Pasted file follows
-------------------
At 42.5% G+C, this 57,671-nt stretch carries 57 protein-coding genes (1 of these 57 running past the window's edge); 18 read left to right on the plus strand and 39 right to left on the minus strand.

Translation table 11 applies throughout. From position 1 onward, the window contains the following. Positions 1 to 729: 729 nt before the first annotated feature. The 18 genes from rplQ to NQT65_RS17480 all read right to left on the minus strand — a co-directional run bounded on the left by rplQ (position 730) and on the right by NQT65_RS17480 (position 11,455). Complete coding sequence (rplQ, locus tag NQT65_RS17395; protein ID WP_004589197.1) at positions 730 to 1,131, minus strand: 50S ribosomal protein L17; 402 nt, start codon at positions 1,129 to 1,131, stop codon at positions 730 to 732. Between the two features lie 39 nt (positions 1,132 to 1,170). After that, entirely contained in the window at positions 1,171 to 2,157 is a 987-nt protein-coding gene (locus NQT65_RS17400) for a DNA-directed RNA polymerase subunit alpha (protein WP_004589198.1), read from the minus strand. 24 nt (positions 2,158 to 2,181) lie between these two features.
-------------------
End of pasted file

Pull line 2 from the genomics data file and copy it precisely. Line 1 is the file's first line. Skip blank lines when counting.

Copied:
Translation table 11 applies throughout. From position 1 onward, the window contains the following. Positions 1 to 729: 729 nt before the first annotated feature. The 18 genes from rplQ to NQT65_RS17480 all read right to left on the minus strand — a co-directional run bounded on the left by rplQ (position 730) and on the right by NQT65_RS17480 (position 11,455). Complete coding sequence (rplQ, locus tag NQT65_RS17395; protein ID WP_004589197.1) at positions 730 to 1,131, minus strand: 50S ribosomal protein L17; 402 nt, start codon at positions 1,129 to 1,131, stop codon at positions 730 to 732. Between the two features lie 39 nt (positions 1,132 to 1,170). After that, entirely contained in the window at positions 1,171 to 2,157 is a 987-nt protein-coding gene (locus NQT65_RS17400) for a DNA-directed RNA polymerase subunit alpha (protein WP_004589198.1), read from the minus strand. 24 nt (positions 2,158 to 2,181) lie between these two features.